• We are sorry, but NCBI web applications do not support your browser and may not function properly. More information
Logo of croatmedjFree full text at www.cmj.hrAboutSubscribeSubmitInfo for AuthorsFree full text at www.cmj.hr
Croat Med J. Oct 2007; 48(5): 618–627.
PMCID: PMC2213572

Setting Priorities in Global Child Health Research Investments: Addressing Values of Stakeholders

Lydia Kapiriri,1 Mark Tomlinson,2 Jennifer Gibson,1 Mickey Chopra,2 Shams El Arifeen,3 Robert E. Black,4 Igor Rudan,5,6 and on behalf of Child Health and Nutrition Research Initiative (CHNRI)



To identify main groups of stakeholders in the process of health research priority setting and propose strategies for addressing their systems of values.


In three separate exercises that took place between March and June 2006 we interviewed three different groups of stakeholders: 1) members of the global research priority setting network; 2) a diverse group of national-level stakeholders from South Africa; and 3) participants at the conference related to international child health held in Washington, DC, USA. Each of the groups was administered different version of the questionnaire in which they were asked to set weights to criteria (and also minimum required thresholds, where applicable) that were a priori defined as relevant to health research priority setting by the consultants of the Child Health and Nutrition Research initiative (CHNRI).


At the global level, the wide and diverse group of respondents placed the greatest importance (weight) to the criterion of maximum potential for disease burden reduction, while the most stringent threshold was placed on the criterion of answerability in an ethical way. Among the stakeholders’ representatives attending the international conference, the criterion of deliverability, answerability, and sustainability of health research results was proposed as the most important one. At the national level in South Africa, the greatest weight was placed on the criterion addressing the predicted impact on equity of the proposed health research.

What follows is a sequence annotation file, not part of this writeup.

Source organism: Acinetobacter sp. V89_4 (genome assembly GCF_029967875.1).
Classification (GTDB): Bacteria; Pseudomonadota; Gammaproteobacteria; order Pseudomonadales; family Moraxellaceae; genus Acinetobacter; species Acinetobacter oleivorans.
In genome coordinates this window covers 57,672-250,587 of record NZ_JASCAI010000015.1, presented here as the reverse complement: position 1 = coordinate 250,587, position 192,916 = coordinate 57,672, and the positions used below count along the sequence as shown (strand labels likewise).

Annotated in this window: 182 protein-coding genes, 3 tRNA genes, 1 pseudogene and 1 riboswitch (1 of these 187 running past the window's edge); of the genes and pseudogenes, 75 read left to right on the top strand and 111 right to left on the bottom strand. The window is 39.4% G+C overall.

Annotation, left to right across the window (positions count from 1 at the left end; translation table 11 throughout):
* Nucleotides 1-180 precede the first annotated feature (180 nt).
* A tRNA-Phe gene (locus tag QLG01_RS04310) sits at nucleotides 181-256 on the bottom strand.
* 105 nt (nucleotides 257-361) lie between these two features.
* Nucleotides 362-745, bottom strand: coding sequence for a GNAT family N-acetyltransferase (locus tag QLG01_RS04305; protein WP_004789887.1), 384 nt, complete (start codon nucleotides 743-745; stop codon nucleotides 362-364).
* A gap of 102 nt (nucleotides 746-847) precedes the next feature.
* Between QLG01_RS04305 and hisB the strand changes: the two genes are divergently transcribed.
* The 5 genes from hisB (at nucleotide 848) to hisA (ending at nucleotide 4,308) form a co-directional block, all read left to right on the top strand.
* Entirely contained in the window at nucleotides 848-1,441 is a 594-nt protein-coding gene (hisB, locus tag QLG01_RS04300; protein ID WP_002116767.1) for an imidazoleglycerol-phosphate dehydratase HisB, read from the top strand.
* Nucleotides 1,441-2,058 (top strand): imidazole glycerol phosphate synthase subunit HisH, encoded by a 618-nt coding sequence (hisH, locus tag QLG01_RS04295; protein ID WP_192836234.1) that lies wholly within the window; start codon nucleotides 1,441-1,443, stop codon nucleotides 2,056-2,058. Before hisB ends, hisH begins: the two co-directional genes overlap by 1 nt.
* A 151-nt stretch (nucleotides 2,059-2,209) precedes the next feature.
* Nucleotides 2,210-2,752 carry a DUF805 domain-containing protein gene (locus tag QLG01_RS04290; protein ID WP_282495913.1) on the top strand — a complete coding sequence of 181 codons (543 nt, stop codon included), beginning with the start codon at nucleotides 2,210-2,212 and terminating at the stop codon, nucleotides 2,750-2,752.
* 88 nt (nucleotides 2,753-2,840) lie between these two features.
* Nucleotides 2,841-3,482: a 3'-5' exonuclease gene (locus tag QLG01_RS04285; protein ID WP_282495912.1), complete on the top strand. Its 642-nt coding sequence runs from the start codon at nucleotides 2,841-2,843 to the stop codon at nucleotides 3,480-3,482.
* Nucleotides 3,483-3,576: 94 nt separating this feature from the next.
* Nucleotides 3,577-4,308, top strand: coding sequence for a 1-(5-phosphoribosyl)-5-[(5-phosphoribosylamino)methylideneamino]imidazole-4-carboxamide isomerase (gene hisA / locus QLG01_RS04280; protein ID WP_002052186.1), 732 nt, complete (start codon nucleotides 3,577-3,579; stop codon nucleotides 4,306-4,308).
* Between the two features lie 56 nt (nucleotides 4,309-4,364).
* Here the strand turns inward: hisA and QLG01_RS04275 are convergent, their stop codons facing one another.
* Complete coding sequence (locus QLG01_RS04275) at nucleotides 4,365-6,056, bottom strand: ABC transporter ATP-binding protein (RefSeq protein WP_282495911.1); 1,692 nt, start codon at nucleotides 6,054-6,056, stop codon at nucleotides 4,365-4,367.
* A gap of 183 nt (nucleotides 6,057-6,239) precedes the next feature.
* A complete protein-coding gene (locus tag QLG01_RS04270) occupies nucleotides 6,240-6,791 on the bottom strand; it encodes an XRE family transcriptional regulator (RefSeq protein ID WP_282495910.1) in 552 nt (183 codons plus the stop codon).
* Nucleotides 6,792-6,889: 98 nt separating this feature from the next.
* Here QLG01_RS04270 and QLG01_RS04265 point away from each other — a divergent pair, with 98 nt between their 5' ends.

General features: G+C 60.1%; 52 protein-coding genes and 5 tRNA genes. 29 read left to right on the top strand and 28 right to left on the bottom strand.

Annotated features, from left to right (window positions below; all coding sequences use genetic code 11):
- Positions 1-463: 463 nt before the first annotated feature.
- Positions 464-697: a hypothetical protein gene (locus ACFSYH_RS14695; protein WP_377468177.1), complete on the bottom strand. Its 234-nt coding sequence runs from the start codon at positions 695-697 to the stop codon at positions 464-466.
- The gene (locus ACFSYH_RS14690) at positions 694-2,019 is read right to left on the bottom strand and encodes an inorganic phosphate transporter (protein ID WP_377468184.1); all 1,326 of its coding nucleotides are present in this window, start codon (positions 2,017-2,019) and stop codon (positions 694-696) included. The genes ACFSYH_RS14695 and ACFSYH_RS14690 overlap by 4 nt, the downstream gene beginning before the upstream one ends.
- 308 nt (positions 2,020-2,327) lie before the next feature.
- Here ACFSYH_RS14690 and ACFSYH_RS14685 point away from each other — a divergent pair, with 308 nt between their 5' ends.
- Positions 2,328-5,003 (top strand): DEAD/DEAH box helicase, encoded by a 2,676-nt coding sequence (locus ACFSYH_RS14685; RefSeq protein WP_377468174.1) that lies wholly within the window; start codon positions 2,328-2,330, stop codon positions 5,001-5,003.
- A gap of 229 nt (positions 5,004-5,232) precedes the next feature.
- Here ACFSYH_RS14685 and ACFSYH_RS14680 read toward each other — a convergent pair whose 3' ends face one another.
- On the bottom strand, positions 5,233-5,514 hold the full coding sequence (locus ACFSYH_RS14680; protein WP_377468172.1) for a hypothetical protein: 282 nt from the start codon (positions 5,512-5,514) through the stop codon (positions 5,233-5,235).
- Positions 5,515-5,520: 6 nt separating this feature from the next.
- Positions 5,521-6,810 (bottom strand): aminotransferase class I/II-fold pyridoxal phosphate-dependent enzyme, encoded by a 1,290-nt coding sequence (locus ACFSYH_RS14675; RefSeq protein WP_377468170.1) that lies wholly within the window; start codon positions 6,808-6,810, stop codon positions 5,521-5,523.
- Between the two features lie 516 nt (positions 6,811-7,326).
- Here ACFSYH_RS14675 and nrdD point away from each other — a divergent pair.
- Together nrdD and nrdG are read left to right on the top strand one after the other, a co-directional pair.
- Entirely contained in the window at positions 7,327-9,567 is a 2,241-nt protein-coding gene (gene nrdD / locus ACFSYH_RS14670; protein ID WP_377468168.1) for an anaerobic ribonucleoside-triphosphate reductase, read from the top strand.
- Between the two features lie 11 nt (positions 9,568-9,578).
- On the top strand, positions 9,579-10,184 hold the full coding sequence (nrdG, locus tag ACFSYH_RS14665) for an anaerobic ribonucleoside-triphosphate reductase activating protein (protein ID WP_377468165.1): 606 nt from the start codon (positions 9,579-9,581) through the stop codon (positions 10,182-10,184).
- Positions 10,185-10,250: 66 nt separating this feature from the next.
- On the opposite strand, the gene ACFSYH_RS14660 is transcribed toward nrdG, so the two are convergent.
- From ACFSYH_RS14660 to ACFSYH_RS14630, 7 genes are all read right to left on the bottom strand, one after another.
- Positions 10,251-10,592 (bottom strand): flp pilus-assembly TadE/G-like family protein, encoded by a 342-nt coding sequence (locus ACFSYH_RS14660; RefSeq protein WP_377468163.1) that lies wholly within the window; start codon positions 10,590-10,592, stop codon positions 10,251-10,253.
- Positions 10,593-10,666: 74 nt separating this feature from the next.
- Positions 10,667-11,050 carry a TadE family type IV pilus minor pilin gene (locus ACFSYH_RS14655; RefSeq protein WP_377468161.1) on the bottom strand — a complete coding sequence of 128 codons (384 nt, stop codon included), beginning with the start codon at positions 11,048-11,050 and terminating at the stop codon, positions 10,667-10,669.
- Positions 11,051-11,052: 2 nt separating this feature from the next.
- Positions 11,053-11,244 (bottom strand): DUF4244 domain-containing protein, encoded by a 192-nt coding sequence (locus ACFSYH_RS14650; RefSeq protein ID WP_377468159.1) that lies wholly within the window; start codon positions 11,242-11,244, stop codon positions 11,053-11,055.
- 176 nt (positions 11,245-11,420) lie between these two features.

Involving a large group of stakeholders when setting priorities in health research investments is important because the criteria of relevance to scientists and technical experts, whose knowledge and technical expertise is usually central to the process, may not be appropriate to specific contexts and in accordance with the views and values of those who invest in health research, those who benefit from it, or wider society as a whole.

When decisions on investments in health research are made, the term “stakeholders” refers to all individuals and/or groups who have interest in prioritization of those investments. The stakeholders will therefore comprise a large and highly heterogeneous group. Some apparent examples may include research funding agencies (eg, governmental agencies, private organizations, public-private partnerships, international and regional organizations, and taxpayers of a certain region), direct recipients of the funding (eg, researchers and research institutions), beneficiaries of the research (eg, policy makers and the general population of a country), and any other group with interest in prioritization process (eg, advocacy groups, journalists and media, lawyers, economists, experts in ethics, and many others).

Two fundamental characteristics of any acceptable and successful priority setting process are legitimacy and fairness (1). In order to ensure the legitimacy and fairness of the priority setting decisions in health research investments, involvement of a wide range of stakeholders (and/or eliciting their values) is needed. Unfortunately, health research priorities are presently mainly driven by technical experts (2-5). The results of prioritization are therefore in danger of being mostly influenced by their personal views, with minimal input from representatives from the wider community who also may have interest in the process but lack technical expertise. Since the values and criteria important to scientists and technical experts may vary remarkably from those of other relevant stakeholders (6-8), the relevance of eliciting wider stakeholders’ input is increasingly being acknowledged (9-11). However, the main challenge is to develop a systematic, flexible, and repeatable strategy on how this can be achieved in different contexts.